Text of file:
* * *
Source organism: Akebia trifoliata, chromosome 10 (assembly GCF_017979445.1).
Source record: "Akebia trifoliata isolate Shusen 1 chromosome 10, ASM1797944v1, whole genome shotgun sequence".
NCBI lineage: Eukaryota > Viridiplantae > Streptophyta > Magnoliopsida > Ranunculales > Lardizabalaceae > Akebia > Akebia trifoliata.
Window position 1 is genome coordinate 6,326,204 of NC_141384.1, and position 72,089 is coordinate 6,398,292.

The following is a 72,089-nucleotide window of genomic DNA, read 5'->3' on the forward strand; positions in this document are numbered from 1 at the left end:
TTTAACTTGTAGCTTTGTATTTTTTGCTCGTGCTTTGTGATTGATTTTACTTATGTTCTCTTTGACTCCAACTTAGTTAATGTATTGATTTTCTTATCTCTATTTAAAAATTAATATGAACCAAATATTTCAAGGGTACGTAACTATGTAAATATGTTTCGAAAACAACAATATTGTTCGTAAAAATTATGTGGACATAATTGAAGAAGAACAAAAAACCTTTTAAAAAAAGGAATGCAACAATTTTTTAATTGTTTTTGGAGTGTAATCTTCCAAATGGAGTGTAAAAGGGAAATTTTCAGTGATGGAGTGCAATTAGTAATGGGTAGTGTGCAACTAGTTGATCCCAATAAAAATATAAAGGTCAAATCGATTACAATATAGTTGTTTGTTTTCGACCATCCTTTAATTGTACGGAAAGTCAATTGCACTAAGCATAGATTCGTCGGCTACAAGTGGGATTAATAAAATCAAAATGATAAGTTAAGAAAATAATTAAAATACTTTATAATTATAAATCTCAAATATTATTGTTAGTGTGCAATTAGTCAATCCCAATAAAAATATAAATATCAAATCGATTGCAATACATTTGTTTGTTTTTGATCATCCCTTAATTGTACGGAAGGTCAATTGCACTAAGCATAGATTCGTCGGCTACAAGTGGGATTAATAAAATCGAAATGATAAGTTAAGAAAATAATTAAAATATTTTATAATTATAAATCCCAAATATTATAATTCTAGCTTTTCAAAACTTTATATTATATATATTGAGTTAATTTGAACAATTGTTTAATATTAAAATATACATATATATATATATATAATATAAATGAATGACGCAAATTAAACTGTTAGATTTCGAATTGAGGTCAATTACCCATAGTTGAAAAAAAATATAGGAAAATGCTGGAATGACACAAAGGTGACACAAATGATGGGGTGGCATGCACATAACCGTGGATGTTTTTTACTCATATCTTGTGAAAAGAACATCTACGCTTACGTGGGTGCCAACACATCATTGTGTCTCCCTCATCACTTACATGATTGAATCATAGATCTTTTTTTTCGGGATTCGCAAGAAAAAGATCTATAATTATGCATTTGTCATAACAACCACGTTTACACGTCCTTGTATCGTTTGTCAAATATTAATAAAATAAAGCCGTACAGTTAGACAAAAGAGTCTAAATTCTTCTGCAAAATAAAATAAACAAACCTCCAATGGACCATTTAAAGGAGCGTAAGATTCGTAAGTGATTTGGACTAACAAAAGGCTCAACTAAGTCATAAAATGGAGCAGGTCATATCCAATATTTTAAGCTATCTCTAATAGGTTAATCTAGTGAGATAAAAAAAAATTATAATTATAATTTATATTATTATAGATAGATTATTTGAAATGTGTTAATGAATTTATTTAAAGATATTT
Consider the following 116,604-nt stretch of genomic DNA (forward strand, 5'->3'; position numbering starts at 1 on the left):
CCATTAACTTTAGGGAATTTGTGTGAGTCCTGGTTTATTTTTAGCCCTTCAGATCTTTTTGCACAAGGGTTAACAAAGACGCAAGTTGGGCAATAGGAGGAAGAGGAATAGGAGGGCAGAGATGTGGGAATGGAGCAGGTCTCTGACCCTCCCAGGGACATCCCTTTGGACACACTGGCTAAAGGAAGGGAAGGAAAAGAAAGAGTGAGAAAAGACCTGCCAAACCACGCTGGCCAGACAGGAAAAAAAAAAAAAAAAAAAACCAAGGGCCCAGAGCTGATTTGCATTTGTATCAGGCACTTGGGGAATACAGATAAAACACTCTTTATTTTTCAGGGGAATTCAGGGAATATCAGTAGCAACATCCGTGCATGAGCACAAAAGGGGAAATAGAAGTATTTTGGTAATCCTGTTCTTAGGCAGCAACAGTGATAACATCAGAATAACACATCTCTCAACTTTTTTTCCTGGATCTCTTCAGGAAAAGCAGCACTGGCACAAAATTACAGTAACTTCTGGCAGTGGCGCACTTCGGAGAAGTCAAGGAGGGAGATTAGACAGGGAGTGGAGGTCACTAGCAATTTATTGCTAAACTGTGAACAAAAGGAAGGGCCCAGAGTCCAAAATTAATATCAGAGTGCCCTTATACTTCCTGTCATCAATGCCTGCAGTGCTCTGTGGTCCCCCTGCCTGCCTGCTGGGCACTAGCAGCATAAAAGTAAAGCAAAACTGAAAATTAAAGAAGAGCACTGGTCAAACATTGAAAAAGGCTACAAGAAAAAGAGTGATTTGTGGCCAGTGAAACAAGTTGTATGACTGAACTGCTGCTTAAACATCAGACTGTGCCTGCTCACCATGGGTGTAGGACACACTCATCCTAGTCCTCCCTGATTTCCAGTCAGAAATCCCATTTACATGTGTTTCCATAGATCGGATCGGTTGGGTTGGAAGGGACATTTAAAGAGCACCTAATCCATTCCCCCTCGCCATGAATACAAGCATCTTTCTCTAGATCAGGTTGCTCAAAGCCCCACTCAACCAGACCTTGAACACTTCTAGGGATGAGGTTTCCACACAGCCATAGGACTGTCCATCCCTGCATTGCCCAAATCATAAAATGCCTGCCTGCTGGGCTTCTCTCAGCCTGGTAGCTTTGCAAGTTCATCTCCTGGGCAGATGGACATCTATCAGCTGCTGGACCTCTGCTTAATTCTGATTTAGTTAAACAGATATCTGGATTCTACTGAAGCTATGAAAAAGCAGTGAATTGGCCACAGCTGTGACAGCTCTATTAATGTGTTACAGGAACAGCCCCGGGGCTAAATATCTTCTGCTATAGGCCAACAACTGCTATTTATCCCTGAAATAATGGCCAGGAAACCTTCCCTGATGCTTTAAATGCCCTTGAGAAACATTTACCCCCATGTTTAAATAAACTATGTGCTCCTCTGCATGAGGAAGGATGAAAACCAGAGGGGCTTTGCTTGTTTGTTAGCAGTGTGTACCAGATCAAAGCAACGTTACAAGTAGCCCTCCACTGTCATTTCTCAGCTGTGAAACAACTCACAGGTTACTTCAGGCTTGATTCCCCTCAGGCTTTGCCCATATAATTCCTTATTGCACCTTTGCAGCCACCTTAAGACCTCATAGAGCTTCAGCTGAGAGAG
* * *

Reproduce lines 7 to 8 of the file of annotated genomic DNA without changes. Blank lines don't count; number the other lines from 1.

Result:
Consider the following 116,604-nt stretch of genomic DNA (forward strand, 5'->3'; position numbering starts at 1 on the left):
CCATTAACTTTAGGGAATTTGTGTGAGTCCTGGTTTATTTTTAGCCCTTCAGATCTTTTTGCACAAGGGTTAACAAAGACGCAAGTTGGGCAATAGGAGGAAGAGGAATAGGAGGGCAGAGATGTGGGAATGGAGCAGGTCTCTGACCCTCCCAGGGACATCCCTTTGGACACACTGGCTAAAGGAAGGGAAGGAAAAGAAAGAGTGAGAAAAGACCTGCCAAACCACGCTGGCCAGACAGGAAAAAAAAAAAAAAAAAAAACCAAGGGCCCAGAGCTGATTTGCATTTGTATCAGGCACTTGGGGAATACAGATAAAACACTCTTTATTTTTCAGGGGAATTCAGGGAATATCAGTAGCAACATCCGTGCATGAGCACAAAAGGGGAAATAGAAGTATTTTGGTAATCCTGTTCTTAGGCAGCAACAGTGATAACATCAGAATAACACATCTCTCAACTTTTTTTCCTGGATCTCTTCAGGAAAAGCAGCACTGGCACAAAATTACAGTAACTTCTGGCAGTGGCGCACTTCGGAGAAGTCAAGGAGGGAGATTAGACAGGGAGTGGAGGTCACTAGCAATTTATTGCTAAACTGTGAACAAAAGGAAGGGCCCAGAGTCCAAAATTAATATCAGAGTGCCCTTATACTTCCTGTCATCAATGCCTGCAGTGCTCTGTGGTCCCCCTGCCTGCCTGCTGGGCACTAGCAGCATAAAAGTAAAGCAAAACTGAAAATTAAAGAAGAGCACTGGTCAAACATTGAAAAAGGCTACAAGAAAAAGAGTGATTTGTGGCCAGTGAAACAAGTTGTATGACTGAACTGCTGCTTAAACATCAGACTGTGCCTGCTCACCATGGGTGTAGGACACACTCATCCTAGTCCTCCCTGATTTCCAGTCAGAAATCCCATTTACATGTGTTTCCATAGATCGGATCGGTTGGGTTGGAAGGGACATTTAAAGAGCACCTAATCCATTCCCCCTCGCCATGAATACAAGCATCTTTCTCTAGATCAGGTTGCTCAAAGCCCCACTCAACCAGACCTTGAACACTTCTAGGGATGAGGTTTCCACACAGCCATAGGACTGTCCATCCCTGCATTGCCCAAATCATAAAATGCCTGCCTGCTGGGCTTCTCTCAGCCTGGTAGCTTTGCAAGTTCATCTCCTGGGCAGATGGACATCTATCAGCTGCTGGACCTCTGCTTAATTCTGATTTAGTTAAACAGATATCTGGATTCTACTGAAGCTATGAAAAAGCAGTGAATTGGCCACAGCTGTGACAGCTCTATTAATGTGTTACAGGAACAGCCCCGGGGCTAAATATCTTCTGCTATAGGCCAACAACTGCTATTTATCCCTGAAATAATGGCCAGGAAACCTTCCCTGATGCTTTAAATGCCCTTGAGAAACATTTACCCCCATGTTTAAATAAACTATGTGCTCCTCTGCATGAGGAAGGATGAAAACCAGAGGGGCTTTGCTTGTTTGTTAGCAGTGTGTACCAGATCAAAGCAACGTTACAAGTAGCCCTCCACTGTCATTTCTCAGCTGTGAAACAACTCACAGGTTACTTCAGGCTTGATTCCCCTCAGGCTTTGCCCATATAATTCCTTATTGCACCTTTGCAGCCACCTTAAGACCTCATAGAGCTTCAGCTGAGAGAG